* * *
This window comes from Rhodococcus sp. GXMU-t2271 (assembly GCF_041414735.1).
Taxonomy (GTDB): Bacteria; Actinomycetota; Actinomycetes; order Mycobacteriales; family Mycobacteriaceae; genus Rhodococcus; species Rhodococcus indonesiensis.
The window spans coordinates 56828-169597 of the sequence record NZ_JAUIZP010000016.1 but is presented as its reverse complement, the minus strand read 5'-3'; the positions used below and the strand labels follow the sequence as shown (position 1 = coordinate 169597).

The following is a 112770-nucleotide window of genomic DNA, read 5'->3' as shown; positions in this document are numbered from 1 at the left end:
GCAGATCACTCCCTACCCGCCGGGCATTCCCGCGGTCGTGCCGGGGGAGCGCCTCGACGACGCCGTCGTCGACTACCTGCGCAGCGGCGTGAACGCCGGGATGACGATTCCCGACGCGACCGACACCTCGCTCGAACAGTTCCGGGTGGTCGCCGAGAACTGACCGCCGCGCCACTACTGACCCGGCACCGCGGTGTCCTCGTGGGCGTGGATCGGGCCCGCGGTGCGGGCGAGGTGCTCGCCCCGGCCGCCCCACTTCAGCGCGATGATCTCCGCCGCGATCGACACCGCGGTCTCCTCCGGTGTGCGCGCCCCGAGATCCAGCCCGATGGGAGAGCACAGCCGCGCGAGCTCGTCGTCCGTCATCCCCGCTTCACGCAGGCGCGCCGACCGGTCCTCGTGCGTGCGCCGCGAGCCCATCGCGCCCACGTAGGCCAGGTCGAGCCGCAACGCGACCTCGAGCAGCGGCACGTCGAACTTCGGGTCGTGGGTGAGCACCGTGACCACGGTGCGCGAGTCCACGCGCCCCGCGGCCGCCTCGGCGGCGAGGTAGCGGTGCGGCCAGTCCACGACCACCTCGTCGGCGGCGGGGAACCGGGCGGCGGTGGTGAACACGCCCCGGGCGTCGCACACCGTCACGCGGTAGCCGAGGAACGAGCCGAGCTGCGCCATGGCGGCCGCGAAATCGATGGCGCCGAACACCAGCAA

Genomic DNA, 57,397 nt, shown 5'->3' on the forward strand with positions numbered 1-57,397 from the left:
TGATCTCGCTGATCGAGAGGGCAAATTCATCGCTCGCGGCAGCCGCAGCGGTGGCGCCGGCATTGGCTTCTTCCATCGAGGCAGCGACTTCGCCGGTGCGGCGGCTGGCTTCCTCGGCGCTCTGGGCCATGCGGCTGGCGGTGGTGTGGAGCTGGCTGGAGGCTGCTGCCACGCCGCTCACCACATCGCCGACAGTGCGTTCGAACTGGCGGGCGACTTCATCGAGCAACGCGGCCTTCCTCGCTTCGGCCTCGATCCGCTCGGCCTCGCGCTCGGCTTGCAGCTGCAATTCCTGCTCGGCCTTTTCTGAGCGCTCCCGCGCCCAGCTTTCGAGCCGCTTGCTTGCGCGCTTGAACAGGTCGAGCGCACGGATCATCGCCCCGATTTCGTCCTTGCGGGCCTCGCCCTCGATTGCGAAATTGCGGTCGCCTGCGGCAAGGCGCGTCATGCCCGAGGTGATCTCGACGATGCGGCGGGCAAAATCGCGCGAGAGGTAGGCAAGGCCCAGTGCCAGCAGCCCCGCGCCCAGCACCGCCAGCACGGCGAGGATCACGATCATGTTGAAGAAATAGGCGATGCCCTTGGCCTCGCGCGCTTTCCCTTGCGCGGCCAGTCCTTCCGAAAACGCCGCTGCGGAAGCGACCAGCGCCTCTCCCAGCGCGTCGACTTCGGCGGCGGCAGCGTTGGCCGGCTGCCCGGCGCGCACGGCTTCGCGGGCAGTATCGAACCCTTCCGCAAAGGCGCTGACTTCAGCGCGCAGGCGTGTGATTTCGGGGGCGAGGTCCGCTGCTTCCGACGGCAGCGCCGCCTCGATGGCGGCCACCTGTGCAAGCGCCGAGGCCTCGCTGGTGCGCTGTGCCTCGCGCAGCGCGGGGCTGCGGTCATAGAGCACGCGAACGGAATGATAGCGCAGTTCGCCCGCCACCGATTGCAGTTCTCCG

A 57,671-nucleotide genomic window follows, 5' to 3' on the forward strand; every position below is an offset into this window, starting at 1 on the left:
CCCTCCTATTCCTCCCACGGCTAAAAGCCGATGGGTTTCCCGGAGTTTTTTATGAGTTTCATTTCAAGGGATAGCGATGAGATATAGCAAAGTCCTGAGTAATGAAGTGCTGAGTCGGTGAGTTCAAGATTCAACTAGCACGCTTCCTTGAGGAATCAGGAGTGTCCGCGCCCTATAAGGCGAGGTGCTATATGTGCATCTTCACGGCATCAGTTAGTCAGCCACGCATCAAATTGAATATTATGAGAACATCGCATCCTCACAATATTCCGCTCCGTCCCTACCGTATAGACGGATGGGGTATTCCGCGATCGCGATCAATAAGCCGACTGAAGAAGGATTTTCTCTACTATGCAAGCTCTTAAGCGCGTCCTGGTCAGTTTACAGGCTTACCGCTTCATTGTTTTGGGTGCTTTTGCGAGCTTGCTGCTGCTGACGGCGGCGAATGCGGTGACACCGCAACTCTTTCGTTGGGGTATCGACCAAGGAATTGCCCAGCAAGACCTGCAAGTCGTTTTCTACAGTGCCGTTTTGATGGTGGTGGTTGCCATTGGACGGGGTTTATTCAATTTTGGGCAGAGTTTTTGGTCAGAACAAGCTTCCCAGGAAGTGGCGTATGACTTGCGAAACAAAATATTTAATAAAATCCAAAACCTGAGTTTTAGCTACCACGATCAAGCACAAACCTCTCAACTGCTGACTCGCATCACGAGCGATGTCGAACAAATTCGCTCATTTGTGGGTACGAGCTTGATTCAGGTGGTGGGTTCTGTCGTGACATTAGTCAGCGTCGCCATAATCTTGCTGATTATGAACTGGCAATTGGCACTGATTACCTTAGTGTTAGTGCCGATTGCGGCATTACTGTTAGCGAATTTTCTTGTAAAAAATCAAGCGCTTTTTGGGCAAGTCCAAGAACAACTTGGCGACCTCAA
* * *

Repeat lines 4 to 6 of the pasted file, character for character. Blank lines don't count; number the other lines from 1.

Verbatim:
The following is a 112770-nucleotide window of genomic DNA, read 5'->3' as shown; positions in this document are numbered from 1 at the left end:
GCAGATCACTCCCTACCCGCCGGGCATTCCCGCGGTCGTGCCGGGGGAGCGCCTCGACGACGCCGTCGTCGACTACCTGCGCAGCGGCGTGAACGCCGGGATGACGATTCCCGACGCGACCGACACCTCGCTCGAACAGTTCCGGGTGGTCGCCGAGAACTGACCGCCGCGCCACTACTGACCCGGCACCGCGGTGTCCTCGTGGGCGTGGATCGGGCCCGCGGTGCGGGCGAGGTGCTCGCCCCGGCCGCCCCACTTCAGCGCGATGATCTCCGCCGCGATCGACACCGCGGTCTCCTCCGGTGTGCGCGCCCCGAGATCCAGCCCGATGGGAGAGCACAGCCGCGCGAGCTCGTCGTCCGTCATCCCCGCTTCACGCAGGCGCGCCGACCGGTCCTCGTGCGTGCGCCGCGAGCCCATCGCGCCCACGTAGGCCAGGTCGAGCCGCAACGCGACCTCGAGCAGCGGCACGTCGAACTTCGGGTCGTGGGTGAGCACCGTGACCACGGTGCGCGAGTCCACGCGCCCCGCGGCCGCCTCGGCGGCGAGGTAGCGGTGCGGCCAGTCCACGACCACCTCGTCGGCGGCGGGGAACCGGGCGGCGGTGGTGAACACGCCCCGGGCGTCGCACACCGTCACGCGGTAGCCGAGGAACGAGCCGAGCTGCGCCATGGCGGCCGCGAAATCGATGGCGCCGAACACCAGCAA

Genomic DNA, 57,397 nt, shown 5'->3' on the forward strand with positions numbered 1-57,397 from the left: